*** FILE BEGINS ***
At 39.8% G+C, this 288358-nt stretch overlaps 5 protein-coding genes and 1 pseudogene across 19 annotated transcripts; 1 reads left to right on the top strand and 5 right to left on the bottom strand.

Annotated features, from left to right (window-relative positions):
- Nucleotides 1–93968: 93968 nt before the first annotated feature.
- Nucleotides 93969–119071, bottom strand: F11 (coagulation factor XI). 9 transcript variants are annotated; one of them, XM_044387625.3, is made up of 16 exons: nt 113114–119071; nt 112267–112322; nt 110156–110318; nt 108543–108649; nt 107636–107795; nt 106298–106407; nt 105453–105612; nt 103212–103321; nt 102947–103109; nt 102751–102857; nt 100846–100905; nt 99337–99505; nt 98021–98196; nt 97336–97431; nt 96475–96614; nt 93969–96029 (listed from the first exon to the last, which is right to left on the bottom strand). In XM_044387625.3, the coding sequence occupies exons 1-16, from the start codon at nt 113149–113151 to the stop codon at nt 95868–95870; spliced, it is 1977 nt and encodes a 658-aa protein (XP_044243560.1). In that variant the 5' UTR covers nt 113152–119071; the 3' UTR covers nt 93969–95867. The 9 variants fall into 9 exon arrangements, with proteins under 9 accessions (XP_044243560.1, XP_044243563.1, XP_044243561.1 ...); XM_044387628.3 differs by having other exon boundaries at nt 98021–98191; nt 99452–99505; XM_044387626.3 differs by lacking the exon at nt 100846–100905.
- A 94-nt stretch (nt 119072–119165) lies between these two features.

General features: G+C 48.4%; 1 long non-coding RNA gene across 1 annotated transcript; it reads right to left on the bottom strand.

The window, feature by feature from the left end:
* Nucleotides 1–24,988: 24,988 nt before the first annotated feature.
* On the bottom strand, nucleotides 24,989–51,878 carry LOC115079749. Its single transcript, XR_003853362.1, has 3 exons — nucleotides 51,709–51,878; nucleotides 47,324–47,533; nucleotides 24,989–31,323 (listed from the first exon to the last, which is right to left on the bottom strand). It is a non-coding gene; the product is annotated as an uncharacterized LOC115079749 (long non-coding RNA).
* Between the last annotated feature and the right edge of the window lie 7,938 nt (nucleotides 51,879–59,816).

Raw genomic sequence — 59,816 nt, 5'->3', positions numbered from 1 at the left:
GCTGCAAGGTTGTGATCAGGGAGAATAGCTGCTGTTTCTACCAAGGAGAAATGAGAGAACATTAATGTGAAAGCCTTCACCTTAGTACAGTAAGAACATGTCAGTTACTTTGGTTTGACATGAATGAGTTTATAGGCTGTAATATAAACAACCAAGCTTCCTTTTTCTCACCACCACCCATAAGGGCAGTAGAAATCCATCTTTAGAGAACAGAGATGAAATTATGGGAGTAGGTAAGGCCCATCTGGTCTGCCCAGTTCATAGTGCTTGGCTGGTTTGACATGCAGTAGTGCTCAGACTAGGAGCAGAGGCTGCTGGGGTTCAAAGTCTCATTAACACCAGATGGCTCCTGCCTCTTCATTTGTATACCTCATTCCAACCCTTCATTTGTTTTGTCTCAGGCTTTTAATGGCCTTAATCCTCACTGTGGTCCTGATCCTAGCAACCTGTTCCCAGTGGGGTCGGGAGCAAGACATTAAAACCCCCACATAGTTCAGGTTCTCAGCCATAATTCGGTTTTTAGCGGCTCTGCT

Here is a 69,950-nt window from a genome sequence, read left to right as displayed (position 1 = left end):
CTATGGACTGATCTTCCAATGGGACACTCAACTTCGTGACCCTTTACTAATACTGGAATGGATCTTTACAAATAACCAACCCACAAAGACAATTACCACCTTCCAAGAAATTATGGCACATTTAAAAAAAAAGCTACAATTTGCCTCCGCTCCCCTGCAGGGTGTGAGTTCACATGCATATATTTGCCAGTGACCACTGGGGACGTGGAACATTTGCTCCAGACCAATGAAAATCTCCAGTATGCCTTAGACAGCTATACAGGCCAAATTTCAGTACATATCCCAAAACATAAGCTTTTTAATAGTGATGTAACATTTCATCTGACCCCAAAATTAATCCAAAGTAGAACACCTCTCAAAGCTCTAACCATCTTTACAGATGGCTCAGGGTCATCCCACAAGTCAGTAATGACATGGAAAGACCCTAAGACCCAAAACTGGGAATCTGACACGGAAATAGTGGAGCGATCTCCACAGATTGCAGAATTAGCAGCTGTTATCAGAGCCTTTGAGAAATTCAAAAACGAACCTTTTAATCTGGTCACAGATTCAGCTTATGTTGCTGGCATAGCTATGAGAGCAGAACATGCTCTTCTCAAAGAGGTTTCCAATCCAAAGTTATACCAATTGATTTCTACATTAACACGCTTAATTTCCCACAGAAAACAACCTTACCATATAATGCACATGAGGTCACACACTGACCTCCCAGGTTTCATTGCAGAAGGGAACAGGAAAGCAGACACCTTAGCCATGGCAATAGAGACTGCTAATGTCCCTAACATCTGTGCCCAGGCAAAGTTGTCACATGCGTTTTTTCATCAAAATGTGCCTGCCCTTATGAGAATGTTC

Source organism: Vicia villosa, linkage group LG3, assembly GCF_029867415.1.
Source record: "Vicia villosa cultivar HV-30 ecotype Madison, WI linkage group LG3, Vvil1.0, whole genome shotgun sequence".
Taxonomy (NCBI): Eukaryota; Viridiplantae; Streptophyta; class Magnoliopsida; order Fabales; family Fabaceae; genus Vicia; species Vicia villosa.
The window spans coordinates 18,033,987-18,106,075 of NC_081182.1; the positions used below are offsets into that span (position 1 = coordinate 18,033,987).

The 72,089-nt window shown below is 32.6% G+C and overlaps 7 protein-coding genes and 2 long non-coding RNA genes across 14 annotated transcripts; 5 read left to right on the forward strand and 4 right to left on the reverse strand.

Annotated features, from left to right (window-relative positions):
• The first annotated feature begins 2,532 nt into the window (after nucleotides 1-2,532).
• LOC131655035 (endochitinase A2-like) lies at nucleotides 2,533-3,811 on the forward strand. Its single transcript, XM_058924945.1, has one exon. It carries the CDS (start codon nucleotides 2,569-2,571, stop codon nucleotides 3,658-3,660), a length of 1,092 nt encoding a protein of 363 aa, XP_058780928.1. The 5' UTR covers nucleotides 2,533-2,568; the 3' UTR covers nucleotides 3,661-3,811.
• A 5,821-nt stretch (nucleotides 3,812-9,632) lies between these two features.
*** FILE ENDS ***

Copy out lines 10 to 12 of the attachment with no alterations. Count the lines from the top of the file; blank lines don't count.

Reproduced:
* Between the last annotated feature and the right edge of the window lie 7,938 nt (nucleotides 51,879–59,816).

Raw genomic sequence — 59,816 nt, 5'->3', positions numbered from 1 at the left:
GCTGCAAGGTTGTGATCAGGGAGAATAGCTGCTGTTTCTACCAAGGAGAAATGAGAGAACATTAATGTGAAAGCCTTCACCTTAGTACAGTAAGAACATGTCAGTTACTTTGGTTTGACATGAATGAGTTTATAGGCTGTAATATAAACAACCAAGCTTCCTTTTTCTCACCACCACCCATAAGGGCAGTAGAAATCCATCTTTAGAGAACAGAGATGAAATTATGGGAGTAGGTAAGGCCCATCTGGTCTGCCCAGTTCATAGTGCTTGGCTGGTTTGACATGCAGTAGTGCTCAGACTAGGAGCAGAGGCTGCTGGGGTTCAAAGTCTCATTAACACCAGATGGCTCCTGCCTCTTCATTTGTATACCTCATTCCAACCCTTCATTTGTTTTGTCTCAGGCTTTTAATGGCCTTAATCCTCACTGTGGTCCTGATCCTAGCAACCTGTTCCCAGTGGGGTCGGGAGCAAGACATTAAAACCCCCACATAGTTCAGGTTCTCAGCCATAATTCGGTTTTTAGCGGCTCTGCT